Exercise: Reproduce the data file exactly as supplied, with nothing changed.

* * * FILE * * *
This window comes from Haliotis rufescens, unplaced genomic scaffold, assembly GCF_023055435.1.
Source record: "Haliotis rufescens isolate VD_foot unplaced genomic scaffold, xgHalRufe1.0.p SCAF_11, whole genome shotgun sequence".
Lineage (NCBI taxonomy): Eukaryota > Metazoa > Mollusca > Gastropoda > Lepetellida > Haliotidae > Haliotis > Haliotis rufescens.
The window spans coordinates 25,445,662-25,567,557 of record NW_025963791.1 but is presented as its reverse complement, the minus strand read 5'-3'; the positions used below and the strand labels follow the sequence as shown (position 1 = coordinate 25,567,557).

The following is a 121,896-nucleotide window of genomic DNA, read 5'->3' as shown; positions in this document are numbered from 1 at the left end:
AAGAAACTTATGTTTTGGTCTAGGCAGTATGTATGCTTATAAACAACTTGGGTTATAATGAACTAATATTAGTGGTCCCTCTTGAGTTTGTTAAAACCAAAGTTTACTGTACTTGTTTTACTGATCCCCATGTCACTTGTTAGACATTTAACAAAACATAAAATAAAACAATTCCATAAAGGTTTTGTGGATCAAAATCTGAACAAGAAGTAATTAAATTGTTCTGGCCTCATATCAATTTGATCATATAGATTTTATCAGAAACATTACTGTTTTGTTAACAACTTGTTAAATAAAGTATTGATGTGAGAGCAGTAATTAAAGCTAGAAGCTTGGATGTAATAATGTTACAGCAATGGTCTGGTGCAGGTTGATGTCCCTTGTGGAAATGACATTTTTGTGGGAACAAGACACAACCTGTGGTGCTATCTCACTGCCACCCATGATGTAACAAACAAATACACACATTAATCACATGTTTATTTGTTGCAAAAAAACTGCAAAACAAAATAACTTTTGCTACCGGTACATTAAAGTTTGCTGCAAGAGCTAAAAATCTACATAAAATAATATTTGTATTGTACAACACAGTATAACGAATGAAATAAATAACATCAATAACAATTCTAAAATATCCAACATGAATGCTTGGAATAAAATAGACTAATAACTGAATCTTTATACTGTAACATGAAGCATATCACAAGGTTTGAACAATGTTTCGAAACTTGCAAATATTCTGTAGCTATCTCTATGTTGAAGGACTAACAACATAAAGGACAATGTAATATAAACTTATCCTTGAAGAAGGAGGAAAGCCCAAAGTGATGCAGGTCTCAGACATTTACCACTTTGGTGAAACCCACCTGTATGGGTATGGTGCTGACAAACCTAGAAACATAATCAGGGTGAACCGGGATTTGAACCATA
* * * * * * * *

This window comes from Haliotis rufescens, unplaced genomic scaffold, assembly GCF_023055435.1.
Source record: "Haliotis rufescens isolate VD_foot unplaced genomic scaffold, xgHalRufe1.0.p SCAF_11, whole genome shotgun sequence".
Lineage (NCBI taxonomy): Eukaryota > Metazoa > Mollusca > Gastropoda > Lepetellida > Haliotidae > Haliotis > Haliotis rufescens.
The window spans coordinates 25,445,662-25,567,557 of record NW_025963791.1 but is presented as its reverse complement, the minus strand read 5'-3'; the positions used below and the strand labels follow the sequence as shown (position 1 = coordinate 25,567,557).

The following is a 121,896-nucleotide window of genomic DNA, read 5'->3' as shown; positions in this document are numbered from 1 at the left end:
AAGAAACTTATGTTTTGGTCTAGGCAGTATGTATGCTTATAAACAACTTGGGTTATAATGAACTAATATTAGTGGTCCCTCTTGAGTTTGTTAAAACCAAAGTTTACTGTACTTGTTTTACTGATCCCCATGTCACTTGTTAGACATTTAACAAAACATAAAATAAAACAATTCCATAAAGGTTTTGTGGATCAAAATCTGAACAAGAAGTAATTAAATTGTTCTGGCCTCATATCAATTTGATCATATAGATTTTATCAGAAACATTACTGTTTTGTTAACAACTTGTTAAATAAAGTATTGATGTGAGAGCAGTAATTAAAGCTAGAAGCTTGGATGTAATAATGTTACAGCAATGGTCTGGTGCAGGTTGATGTCCCTTGTGGAAATGACATTTTTGTGGGAACAAGACACAACCTGTGGTGCTATCTCACTGCCACCCATGATGTAACAAACAAATACACACATTAATCACATGTTTATTTGTTGCAAAAAAACTGCAAAACAAAATAACTTTTGCTACCGGTACATTAAAGTTTGCTGCAAGAGCTAAAAATCTACATAAAATAATATTTGTATTGTACAACACAGTATAACGAATGAAATAAATAACATCAATAACAATTCTAAAATATCCAACATGAATGCTTGGAATAAAATAGACTAATAACTGAATCTTTATACTGTAACATGAAGCATATCACAAGGTTTGAACAATGTTTCGAAACTTGCAAATATTCTGTAGCTATCTCTATGTTGAAGGACTAACAACATAAAGGACAATGTAATATAAACTTATCCTTGAAGAAGGAGGAAAGCCCAAAGTGATGCAGGTCTCAGACATTTACCACTTTGGTGAAACCCACCTGTATGGGTATGGTGCTGACAAACCTAGAAACATAATCAGGGTGAACCGGGATTTGAACCATA